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My 5 year old adopted son is, contrary to everyone else in his entourage, religious - a leftover from his days in a war zone. His mom died some time ago - by suicide - and since then he hasn't said a word. Instead of talking, he knocks to communicate (1 for yes, 2 for no).

Only recently I learned that his refusal to speak is the result of a promise he made to his god: the promise is that he wouldn't talk again until he saw mommy, either here in this world or in his religion's heaven. He accepts that mommy isn't coming back, but he's keeping his promise anyway.

Talking is a crucial skill in life, so I would like for him to do start doing it at some point, specially now that's he's starting school and seeing other kids. He is way mature for his age so he doesn't really feel all too happy with kids his age, but that's an issue for another day. What I really would like to know is some ideas on how to deal with the no-talking situation.

Should I be assertive? Should I ask him questions for him to be able to come up with solutions himself? Should I just acknowledge his feelings and let it happen in its own time? What kind of actions can I as a parent take in order to help him?

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    Have you considered, or is he already in, therapy? – Acire Aug 7 '17 at 20:47
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    How did you find out about this promise? Whom did he tell? Will he write (you mentioned way maturity)? How do you deal with answers that are not Y/N type? – anongoodnurse Aug 7 '17 at 21:07
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    Do you have someone (an adult) of this child's religion that you can talk to? What religion is it? (That may help some people with providing answers, esp if they are familiar with it) – MAA Aug 8 '17 at 0:04
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    Recognize his commitment as real, even if it is inconvenient. You can't make him talk, and he is showing remarkable self disciplineTeach him to read and write. It will allow him to communicate while honoring his commitment. When he decides that he is ready, he will talk. The hard part will be keeping the environment supportively respectful so he doesn't fall into self condemnation when he does start to speak. – pojo-guy Aug 8 '17 at 3:23
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    If his promise is a lifelong commitment then he is remarkably disciplined for any age, and he will have to come to some sort of accommodation with the speaking world . If he has started chatting with you even sporadically, then it's probably a phase he will grow out of as he processes his grief . – pojo-guy Aug 9 '17 at 2:38
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Short answer: be assertive and gentle at the same time. Gently let him know that you love him and understand his pain. Assertively (and gently) let him know that he can enjoy life, that he can be happy again. You can't force him to change. but you can show him how and invite him to follow your example.

Your concern should be How Can I help him heal, not how can I help him talk. Once he has emotionally/spiritually healed the talking will probably come naturally.

Actions you can take:

1) There are many ways to communicate. If he won't talk then sit down with him and draw. Try asking him to draw out how he feels about Himself, his Mother, God, and You. Be prepared to be accepting, understanding and empathetic. Don't try to correct at first just let him know that you understand him. That you love him. other sources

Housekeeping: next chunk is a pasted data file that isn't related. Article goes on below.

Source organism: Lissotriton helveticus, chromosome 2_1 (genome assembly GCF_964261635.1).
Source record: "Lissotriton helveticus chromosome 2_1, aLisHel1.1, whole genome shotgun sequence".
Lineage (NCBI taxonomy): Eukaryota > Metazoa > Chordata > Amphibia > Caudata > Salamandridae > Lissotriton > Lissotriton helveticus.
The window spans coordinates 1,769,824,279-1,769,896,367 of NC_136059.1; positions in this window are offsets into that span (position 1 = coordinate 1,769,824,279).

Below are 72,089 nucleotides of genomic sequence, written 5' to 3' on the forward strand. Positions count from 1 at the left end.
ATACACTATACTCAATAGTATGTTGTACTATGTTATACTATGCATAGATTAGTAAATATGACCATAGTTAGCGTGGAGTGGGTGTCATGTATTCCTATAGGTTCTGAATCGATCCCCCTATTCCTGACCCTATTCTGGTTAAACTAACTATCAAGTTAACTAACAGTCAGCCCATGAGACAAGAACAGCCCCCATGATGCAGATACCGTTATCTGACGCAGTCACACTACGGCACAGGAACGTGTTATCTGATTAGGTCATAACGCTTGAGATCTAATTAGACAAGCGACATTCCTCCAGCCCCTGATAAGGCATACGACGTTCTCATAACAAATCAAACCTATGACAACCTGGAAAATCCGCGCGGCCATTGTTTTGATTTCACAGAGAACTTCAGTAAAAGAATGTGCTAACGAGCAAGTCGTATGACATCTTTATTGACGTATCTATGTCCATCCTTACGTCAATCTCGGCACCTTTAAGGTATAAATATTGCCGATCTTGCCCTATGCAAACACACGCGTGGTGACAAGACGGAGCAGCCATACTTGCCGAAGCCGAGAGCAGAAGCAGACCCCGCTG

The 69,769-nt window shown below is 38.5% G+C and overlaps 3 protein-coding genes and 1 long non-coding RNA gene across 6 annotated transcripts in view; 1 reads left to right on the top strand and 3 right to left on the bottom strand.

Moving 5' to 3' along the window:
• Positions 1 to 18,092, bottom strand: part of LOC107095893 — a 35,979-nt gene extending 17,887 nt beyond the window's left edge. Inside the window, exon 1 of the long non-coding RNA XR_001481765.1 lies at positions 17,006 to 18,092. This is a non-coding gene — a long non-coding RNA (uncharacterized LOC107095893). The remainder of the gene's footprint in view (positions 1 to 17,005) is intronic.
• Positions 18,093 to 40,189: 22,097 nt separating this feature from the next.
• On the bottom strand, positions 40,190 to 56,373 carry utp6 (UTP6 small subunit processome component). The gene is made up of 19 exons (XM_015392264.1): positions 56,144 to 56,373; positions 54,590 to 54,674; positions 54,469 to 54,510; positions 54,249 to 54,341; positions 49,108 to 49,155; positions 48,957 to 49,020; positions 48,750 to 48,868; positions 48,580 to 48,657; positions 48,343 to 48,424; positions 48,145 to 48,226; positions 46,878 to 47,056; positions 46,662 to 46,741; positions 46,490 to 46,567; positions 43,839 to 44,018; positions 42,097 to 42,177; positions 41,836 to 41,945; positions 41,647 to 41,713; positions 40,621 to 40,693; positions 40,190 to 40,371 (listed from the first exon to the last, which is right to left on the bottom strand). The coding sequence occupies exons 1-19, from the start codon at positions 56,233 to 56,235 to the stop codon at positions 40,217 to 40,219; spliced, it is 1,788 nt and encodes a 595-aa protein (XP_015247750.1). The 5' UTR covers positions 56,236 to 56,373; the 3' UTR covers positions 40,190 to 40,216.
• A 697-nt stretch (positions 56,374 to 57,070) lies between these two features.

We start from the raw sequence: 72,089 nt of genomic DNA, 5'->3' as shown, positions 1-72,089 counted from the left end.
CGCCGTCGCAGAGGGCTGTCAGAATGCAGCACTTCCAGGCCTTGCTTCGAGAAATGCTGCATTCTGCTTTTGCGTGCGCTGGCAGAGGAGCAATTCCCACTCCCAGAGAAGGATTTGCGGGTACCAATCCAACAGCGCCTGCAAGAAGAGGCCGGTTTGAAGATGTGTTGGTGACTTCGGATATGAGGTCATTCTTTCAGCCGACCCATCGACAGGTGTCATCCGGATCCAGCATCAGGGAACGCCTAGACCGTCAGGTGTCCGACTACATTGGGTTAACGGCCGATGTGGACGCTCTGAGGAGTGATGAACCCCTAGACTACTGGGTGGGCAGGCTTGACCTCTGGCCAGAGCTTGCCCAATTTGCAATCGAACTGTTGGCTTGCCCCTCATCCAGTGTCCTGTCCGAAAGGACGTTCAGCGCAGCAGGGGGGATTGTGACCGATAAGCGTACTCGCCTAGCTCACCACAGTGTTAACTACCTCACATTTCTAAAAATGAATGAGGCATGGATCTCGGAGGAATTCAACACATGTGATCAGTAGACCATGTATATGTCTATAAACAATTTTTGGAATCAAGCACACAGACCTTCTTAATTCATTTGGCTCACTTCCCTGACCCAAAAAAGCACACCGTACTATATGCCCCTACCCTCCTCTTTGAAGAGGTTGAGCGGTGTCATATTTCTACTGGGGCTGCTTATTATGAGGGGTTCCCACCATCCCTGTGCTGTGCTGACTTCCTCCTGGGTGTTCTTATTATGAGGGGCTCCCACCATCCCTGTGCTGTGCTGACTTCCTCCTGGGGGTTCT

2) Since he trust in God seek out a man who speaks for God. Find a religious figure of his religion to counsel you, both of you together. Talk to the priest/cleric first to make sure he/she seems like some one who can help.

3) pray to God with him. This is the easiest and most important. Show your son that you care about what he cares about by praying with him to God. Ask for Gods comfort. Ask for God to help you and the boy to understand his will for you. Ask God to help the boy feel your love. Thank God for the chance to have this boy as your son.

If you don't believe in God that's Ok. Your not being disingenuous. Your connecting with your son and showing him how he can reach out with words to connect to others. Be it God or you.

More Ideas that might help him.
It sounds like the child is trying to Strong arm God into letting him see his mother again. This isn't how God (or if you prefer the Universe) works. We are given control over some things. for example we can cut down trees to make a home, or weave animal/plant fibers to make clothes. but we can't stop a storm from coming in and destroying our field of food in one night. and we can't bring back the Dead. For your Son: We can't control everything and we can't force God to do what we wan't. all we can do is try to be the best people that we can and Trust that what happens will be for our benefit in the end.

There is also a potential that your son is feeling hopeless (nihilistic). He may feel that with out his Mother nothing really matters. That his life has no meaning. Show him that it does! Help him understand that God, his Mother and You want him to be happy. that all of you want him to enjoy life. That you want him to grow up and do good things and make the world a better place. to help diminish the suffering that exists in this world. Find ways that you and he can do just that. Go visit those who are poor and bring them meals. If there are old people homes were you live go visit them and bring some companionship to those who are lonely in their old age. Give his life a meaning and a purpose. If he doesn't want to talk to the old people that's fine he can draw a picture for them while you talk. Your example will help him more than you know.

Post Script: It sounds like you don't believe in God. Just remember that he does and that his faith is actually a source of strength which he can draw on to be able to reconnect with other people in his life. other sources

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    Maybe sign language is an option? – tuskiomi Aug 8 '17 at 17:26
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I second what Dan Anderson said, but want to focus into a specific part of his answer, prayer.

He is very faithful, and has demonstraited it. Thus you don't want to make this a battle of faith. I assume you don't practice his religion, I'd guess your an athiest, but that doesn't matter. This is what is important to him right now and you need him to feel your respecting those beliefs. If you don't do this then your setting him in a position of breaking is faith, and likely in his mind his loyalty to his mother, for you; that is not going to work well.